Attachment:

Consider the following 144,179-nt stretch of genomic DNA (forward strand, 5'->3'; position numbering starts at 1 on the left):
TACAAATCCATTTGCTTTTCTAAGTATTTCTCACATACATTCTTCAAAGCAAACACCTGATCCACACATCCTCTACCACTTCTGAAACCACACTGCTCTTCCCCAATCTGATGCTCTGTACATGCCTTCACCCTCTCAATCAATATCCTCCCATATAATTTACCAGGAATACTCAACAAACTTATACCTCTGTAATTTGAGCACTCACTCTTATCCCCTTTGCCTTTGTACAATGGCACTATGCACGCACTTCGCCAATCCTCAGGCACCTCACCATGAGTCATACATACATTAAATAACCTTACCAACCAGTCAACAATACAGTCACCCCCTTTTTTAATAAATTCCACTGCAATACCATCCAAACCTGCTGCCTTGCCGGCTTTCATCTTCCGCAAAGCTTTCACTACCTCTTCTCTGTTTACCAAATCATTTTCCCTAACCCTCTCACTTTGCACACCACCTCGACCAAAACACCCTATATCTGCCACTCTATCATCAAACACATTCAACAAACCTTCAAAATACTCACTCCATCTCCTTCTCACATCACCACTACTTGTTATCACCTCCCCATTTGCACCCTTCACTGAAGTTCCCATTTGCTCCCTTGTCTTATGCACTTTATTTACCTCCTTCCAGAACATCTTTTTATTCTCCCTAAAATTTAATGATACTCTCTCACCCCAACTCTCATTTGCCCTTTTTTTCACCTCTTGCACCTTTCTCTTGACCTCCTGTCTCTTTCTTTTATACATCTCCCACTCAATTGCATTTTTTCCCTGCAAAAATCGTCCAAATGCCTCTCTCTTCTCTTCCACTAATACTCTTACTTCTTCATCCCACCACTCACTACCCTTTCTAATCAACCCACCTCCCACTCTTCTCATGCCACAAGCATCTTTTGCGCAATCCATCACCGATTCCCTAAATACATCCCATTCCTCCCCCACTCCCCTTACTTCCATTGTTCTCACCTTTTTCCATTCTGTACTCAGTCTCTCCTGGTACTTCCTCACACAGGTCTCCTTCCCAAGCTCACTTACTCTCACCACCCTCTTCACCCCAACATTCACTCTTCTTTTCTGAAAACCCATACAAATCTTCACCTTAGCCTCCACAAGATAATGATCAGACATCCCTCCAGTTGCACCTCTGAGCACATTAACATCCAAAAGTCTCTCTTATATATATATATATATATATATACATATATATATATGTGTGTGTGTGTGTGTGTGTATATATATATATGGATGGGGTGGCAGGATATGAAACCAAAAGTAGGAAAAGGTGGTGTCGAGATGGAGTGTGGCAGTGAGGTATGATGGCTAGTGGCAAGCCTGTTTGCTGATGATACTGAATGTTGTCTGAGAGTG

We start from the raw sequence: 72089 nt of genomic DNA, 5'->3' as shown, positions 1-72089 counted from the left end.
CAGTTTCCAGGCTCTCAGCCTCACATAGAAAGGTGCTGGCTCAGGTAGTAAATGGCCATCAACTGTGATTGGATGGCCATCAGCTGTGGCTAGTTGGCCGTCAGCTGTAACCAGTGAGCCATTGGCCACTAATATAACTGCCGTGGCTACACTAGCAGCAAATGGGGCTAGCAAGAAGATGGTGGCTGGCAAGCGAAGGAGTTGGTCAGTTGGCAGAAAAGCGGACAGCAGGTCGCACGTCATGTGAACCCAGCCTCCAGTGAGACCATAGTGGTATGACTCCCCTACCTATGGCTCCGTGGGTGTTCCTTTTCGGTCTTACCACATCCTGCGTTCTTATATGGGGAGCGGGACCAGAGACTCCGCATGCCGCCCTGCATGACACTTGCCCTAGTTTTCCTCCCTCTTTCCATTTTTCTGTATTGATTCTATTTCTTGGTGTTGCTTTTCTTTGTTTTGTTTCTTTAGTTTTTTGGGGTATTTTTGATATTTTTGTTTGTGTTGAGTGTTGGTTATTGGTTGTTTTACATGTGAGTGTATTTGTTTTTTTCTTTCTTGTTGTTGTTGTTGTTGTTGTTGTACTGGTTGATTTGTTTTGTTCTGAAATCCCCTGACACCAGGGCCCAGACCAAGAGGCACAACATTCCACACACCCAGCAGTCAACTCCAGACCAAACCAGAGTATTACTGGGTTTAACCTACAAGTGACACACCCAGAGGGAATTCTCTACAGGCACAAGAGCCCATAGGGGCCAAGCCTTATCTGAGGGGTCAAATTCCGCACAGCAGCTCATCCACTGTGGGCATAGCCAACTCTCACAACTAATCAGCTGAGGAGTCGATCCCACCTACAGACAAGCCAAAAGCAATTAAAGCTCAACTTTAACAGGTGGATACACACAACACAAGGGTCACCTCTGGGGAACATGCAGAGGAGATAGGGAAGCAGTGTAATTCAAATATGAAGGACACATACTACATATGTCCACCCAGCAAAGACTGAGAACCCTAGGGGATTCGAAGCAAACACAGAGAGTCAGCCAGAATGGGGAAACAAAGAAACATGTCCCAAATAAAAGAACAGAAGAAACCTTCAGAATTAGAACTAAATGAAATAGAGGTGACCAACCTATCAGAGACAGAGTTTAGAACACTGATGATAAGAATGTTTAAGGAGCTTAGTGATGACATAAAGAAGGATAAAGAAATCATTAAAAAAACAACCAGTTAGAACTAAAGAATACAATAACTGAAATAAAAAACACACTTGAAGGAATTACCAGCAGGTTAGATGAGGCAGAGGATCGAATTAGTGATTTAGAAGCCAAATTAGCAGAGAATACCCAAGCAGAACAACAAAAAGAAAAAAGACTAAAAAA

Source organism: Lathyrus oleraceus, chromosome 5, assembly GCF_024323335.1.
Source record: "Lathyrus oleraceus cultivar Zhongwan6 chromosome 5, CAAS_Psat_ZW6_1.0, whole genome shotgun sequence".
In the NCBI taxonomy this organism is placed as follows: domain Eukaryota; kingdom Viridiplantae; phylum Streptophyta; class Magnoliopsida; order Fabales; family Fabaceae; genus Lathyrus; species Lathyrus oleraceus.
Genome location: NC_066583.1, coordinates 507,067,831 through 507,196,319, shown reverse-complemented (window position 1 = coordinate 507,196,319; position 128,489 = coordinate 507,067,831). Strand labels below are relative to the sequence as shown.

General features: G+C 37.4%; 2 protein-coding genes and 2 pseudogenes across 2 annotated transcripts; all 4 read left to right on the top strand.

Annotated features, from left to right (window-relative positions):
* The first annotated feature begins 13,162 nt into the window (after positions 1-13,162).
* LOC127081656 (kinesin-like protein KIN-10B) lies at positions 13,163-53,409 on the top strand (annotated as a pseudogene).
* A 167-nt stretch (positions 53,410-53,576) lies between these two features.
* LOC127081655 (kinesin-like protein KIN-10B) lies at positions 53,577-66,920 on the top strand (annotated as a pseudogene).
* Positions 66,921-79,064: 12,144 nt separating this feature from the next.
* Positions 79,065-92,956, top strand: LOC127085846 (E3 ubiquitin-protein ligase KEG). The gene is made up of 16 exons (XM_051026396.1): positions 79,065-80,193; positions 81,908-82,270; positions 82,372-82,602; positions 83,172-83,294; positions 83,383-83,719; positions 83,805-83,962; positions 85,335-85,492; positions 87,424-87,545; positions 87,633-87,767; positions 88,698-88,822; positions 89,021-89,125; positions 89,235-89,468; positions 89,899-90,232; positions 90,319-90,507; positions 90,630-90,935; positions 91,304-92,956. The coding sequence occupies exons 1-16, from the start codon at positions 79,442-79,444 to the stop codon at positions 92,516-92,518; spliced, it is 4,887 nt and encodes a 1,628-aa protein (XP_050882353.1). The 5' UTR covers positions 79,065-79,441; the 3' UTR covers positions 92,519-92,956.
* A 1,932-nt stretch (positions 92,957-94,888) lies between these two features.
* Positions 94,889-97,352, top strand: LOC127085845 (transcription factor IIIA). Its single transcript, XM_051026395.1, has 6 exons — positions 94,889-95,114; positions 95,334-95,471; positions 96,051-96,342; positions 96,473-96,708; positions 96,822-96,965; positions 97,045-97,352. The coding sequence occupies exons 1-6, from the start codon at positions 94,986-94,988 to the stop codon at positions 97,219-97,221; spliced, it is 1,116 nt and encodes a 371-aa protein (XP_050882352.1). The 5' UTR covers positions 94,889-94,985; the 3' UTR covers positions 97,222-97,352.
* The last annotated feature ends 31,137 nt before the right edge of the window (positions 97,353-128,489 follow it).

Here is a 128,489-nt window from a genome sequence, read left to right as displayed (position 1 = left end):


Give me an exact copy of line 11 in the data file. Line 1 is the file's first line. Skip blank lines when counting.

* The first annotated feature begins 13,162 nt into the window (after positions 1-13,162).